By some weird coincidence, this afternoon one of my grade 12 students also asked if I was a wizard. I think he was mostly joking but what a day to joke about it. Did I miss a recent release of a Harry Potter or Lord of the Rings movie or something similar?

If you have any suggestions for naming the new academy or if you have any suggestions about how I can show my students that mathematics is not wizardry please share in the comments.

Wednesday, February 15, 2012

Math Room Makeover

My classroom is likely the most boring room on the planet. The walls are mostly bare with the exception of a few posters that were left from the teacher that was in there before I was (I'm guessing they're from the 80's). I often look at my room and think "I should really update this room a little". Can you guess at how far I get with that thought? Not very. Although my intentions are good, I often find about 100 things that I think are more important. My lack of ambition in this area combined with my complete lack of style and decorating ability have let inertia win out on this one.

However, I think the stars may be aligning for a change. The math teachers at the school met with the vice principal about a bunch of different things and at the end of the meeting she talked about how she'd like to work on sprucing up the math rooms. No doubt this was a result of my room. In any case, I have dubbed this event the Math Room Makeover. If you know of any television networks that would like to sponsor us, let me know!

The other piece of this puzzle is that while I enjoy my semester off a number of teachers will be using my room. Two of these teachers have asked if they could decorate my room, one has even done some painting already (Thanks Laura!).

I'm looking for some ideas for decorating a math classroom. What does your classroom look like? Feel like sharing a picture? Do you have any neat ideas, poster, etc. I'm desperate! Ideas don't need to be strictly math related.


Saturday, February 11, 2012

Connecting Elementary & Secondary Teachers

CC licensed photo shared by hanspoldoja

A few weeks ago I had a chance to meet with some grade nine math teachers from my school, grade eight teachers from our feeder schools, a guidance counsellor and a vice-principal. As I sat in the meeting I realized the in my 11 years of teaching at the same school, I had never actually met with elementary teachers. This struck me as being quite odd.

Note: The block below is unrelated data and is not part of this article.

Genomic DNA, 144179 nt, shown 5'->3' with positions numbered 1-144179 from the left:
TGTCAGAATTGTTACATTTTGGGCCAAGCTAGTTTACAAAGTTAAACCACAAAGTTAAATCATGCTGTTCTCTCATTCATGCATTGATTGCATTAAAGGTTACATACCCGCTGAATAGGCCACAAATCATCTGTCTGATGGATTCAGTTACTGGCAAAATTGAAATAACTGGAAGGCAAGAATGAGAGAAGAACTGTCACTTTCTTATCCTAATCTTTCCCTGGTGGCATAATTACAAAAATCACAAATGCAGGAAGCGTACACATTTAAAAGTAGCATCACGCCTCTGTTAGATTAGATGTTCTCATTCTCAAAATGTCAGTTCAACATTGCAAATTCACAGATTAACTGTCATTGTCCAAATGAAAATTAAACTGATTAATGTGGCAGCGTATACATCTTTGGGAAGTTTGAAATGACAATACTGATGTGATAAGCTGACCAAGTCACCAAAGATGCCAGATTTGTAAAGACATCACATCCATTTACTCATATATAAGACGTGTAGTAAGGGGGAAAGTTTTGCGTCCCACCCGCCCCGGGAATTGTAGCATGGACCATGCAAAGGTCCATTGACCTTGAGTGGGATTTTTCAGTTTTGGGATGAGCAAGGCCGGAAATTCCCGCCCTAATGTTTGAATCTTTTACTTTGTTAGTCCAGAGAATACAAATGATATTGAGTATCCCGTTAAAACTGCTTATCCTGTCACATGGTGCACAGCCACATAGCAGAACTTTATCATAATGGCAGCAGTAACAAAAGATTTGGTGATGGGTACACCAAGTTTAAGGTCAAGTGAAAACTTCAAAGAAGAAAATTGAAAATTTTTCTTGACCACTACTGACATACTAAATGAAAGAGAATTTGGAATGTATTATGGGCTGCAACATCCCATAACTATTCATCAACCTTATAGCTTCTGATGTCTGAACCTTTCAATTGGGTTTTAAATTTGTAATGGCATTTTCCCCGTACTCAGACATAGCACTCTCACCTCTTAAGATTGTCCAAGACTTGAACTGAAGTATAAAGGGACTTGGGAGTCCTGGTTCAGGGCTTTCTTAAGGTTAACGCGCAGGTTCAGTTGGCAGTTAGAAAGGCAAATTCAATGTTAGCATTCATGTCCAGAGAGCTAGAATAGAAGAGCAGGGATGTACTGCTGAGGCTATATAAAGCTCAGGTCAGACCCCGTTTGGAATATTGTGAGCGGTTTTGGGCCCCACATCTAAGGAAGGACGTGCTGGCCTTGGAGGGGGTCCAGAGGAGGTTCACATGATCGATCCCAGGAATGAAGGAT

The meeting was coordinated by one of our guidance counsellors in an effort to improve our students' transitions from grade eight to grade nine in the area of math. As secondary teachers we shared some information about the content of the courses, but really focused on highlighting the differences in the streams (locally developed, applied and academic) and the pathways students could take based on their choices in grade nine.  We talked about alternate pathways and how there were a number of ways a student could move from one stream to another. The elementary teachers seemed very receptive and asked a lot of great questions. By the end of the meeting I had the sense that many of the teachers felt more comfortable and had more information to present to their students about recommendations for high school. I can't believe that we hadn't done this before.

For me the best part of the meeting happened once the official meeting was over. After the meeting there were lots of informal conversations about "What's the best way to teach X?" or "How do you teach Y?" and the like. It was great to see teachers connecting and discussing math. I think conversations like these give us a window into other teachers' classrooms. They allow us to share best practices, bounce ideas off one another and hopefully improve the way we do business. I think somehow we need to find more time to informally discuss how we teach math.

What does your school or district do to promote discussion between subject area teacher or to promote discussion between elementary and secondary teachers? What more can we do more to ease the transition from elementary school to secondary school?